In a tiny rural community of Arizona called “Skull Valley” (there are many stories as to how the town got its name), my good friends Diana and Charles Taylor have a house on a large plot of land complete with two guest houses and a tree-shaded pond. They moved here in the mid-1990s at a time when Diana was enduring long and painful treatment for Non-Hodgkins Lymphoma. We nearly lost her. She can even tell the story of how she knew she was gone at one point and she could feel the “breath of Jesus.” Diana and I had been prayer partners. Our two sons were prodigals and we began a vigil of prayer that included not a little warfare. We were knit together in many of life’s ordeals; to lose her was unthinkable to me and I reminded God of that every hour on the hour. He heard. She lived. It was only one of many such upheavals in our lives, upheavals which would lead us to that ever deeper, ever sweeter relationship with Jesus. Diana and I can meet for a simple lunch and talk about Him for hours—really, hours. Time flies swiftly by as though we are transported into that other dimension where there is no time. Hers was the first such friendship I had where the true meaning of “fellowship” was made known to me. Now I understand—it is when Jesus is the center of the conversation and He provides a feast of fellowship—it is a feast for the soul; a small taste of what eternity must be like. When I think of our fellowship I think of Malachi 3:16-17 (NKJV) “Then those who feared the LORD spoke to one another, And the LORD listened and heard them; So a book of remembrance was written before Him For those who fear the LORD And who meditate on His name. ‘They shall be Mine,’ says the LORD of hosts, ‘On the day that I make them My jewels. And I will spare them As a man spares his own son who serves him.’””
He overhears our conversation. His ears perk up when we speak to one another about Him and He leans in to listen and He writes it in His book of remembrance. This is fellowship. For me, fellowship is not only getting together and discussing the latest fashion or restaurant or political situation. It is not merely getting together over a meal. Fellowship invites Jesus Himself into the conversation; He becomes the meal.
I lost my husband to a debilitating disease called Dementia after four years of care-taking for him. Because I journal, I kept close details of this journey which I later felt would be useful as a book for others who are facing this disease. Diana is a writer and she was thrilled to learn than I might write a book. As is typical for Diana, she didn’t push and prod, she just made opportunities available for me to learn more about the writing/publishing process and she encouraged me along the way. Diana was one of those who, when I was at a low point in my husband’s illness, told me that God was going to use this one day in a powerful way in the lives of others. It gave me strength to go the next few steps. It said to me “There is life after dementia,” which I so desperately needed to hear. And so, after much encouragement, I wrote the book and self-published it.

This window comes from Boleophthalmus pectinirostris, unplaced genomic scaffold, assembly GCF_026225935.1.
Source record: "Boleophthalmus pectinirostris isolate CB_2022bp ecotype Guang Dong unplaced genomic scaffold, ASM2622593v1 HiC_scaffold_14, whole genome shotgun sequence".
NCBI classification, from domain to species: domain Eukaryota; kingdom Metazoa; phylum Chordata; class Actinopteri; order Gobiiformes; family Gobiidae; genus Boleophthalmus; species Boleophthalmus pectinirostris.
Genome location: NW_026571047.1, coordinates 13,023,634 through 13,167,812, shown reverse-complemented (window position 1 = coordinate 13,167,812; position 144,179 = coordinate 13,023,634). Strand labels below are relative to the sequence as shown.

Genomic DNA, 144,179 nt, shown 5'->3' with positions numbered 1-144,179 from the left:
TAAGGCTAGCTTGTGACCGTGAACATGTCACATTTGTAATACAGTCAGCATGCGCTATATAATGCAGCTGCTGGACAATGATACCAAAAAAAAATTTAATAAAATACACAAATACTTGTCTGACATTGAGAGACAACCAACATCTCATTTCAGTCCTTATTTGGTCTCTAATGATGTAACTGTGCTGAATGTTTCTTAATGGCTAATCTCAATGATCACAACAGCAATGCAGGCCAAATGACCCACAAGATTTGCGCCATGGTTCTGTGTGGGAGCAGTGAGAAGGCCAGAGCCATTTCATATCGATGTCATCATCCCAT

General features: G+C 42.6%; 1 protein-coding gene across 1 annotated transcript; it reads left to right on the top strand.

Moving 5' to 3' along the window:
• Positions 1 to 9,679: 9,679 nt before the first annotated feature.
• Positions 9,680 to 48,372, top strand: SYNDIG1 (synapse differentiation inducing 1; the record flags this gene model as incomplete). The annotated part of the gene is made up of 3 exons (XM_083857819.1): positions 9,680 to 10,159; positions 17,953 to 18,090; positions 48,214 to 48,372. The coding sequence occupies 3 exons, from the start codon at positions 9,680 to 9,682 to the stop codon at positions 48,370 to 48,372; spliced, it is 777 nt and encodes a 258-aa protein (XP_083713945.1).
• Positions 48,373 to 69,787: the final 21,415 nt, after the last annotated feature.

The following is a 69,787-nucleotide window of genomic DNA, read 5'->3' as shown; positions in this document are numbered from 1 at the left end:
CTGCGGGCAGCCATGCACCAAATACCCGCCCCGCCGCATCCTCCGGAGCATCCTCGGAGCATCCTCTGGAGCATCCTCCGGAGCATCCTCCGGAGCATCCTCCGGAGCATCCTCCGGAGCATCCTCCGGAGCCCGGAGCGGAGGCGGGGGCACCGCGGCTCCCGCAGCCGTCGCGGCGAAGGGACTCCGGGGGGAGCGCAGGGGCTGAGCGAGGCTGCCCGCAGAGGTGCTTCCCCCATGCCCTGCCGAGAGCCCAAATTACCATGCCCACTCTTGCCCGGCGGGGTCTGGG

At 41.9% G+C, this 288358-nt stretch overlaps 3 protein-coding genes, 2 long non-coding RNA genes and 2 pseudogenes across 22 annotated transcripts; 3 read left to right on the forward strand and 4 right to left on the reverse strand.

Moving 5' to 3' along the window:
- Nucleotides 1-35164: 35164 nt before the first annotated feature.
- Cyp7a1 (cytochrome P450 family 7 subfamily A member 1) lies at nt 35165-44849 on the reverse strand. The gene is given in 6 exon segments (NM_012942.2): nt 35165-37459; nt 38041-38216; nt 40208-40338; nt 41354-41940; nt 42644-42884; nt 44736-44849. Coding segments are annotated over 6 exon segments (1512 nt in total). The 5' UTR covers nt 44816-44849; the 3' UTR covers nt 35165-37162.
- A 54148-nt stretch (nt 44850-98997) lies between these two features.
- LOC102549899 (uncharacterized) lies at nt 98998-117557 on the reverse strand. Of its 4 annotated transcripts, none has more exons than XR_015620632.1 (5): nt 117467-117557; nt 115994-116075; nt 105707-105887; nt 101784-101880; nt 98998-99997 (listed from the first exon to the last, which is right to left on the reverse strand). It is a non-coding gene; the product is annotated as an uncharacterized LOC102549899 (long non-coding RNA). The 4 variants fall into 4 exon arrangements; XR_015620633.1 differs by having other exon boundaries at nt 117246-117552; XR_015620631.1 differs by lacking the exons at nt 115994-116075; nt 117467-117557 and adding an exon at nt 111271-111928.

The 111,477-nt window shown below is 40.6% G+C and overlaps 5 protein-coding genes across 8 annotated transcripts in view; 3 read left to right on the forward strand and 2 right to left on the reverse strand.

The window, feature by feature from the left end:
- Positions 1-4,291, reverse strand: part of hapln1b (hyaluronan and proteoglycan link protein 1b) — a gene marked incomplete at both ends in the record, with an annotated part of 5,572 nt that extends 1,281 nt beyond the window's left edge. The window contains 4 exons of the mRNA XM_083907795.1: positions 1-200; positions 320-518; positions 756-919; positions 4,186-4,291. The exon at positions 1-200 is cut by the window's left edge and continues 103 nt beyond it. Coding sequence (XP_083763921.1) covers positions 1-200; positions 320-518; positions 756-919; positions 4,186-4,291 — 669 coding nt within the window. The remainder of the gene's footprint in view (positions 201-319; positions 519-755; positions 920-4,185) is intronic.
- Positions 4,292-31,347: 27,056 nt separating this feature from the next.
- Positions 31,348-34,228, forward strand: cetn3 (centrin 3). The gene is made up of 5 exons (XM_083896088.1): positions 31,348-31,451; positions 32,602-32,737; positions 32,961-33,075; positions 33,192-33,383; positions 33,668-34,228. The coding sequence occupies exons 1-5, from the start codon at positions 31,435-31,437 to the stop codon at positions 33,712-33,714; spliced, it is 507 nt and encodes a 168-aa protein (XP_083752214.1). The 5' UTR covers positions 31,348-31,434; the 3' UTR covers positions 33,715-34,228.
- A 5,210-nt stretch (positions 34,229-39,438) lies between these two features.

In January of 2010 a season of testing arose in my life which I was not sure I could endure. Someone I loved and cherished more than life itself walked away from his family, the Lord and me. In this season, the enemy came in like a flood and ravaged my soul with blame, accusations. Middle of the night panic and fear and swept away all of the things I had learned about abiding in Christ during my husband’s illness. It was a formidable enemy. It was a Tsunami; waves of muddy, foamy surf rising and taking everything in its path from solid foundations into tumbling churning chaos. For me, emotionally, it was a roller coaster as one day I would rise up courageously, proclaiming the victory of Jesus, standing and declaring Jesus and His word over this enemy, and the next day plunging into a deep pit when the enemy came from another direction with a new scheme. Never in two years, did the assault abate.
At the end of the two years, Jesus Christ had won, miraculously and powerfully. My heart soared as I proclaimed “Thanks be to God who always leads us in victory in Christ Jesus!” (2 Cor. 2:14 NKJV).
Along with the victory, I also realized that I was weary. I was spent, especially during the last hours before the breakthrough. I sent my friend Diana a message asking if I could come and spend some time at the guesthouse to recuperate, write and draw near to Jesus alone. Her response was immediate—“I will ready the house, come when you can.” And I did. For five days I cried, wrote, slept, prayed, and He came near. I knew that this time of respite was a time for Jesus to “bind up my broken heart and heal my wounds” (Psalm 147:3 NKJV).
Diana says that this beautiful peaceful place in Skull Valley is a healing place. Those who have come here to stay for a season have come for healing and they leave healed. Diana herself is healed. My heart is humbled and deeply thankful to my Lord for providing me with the kind of fellowship that doesn’t require high maintenance; it is maintained by Him and it is always safe. Thank you Diana and Charles, for your healing place. I’m certain this address is listed in His “Book of Remembrance.”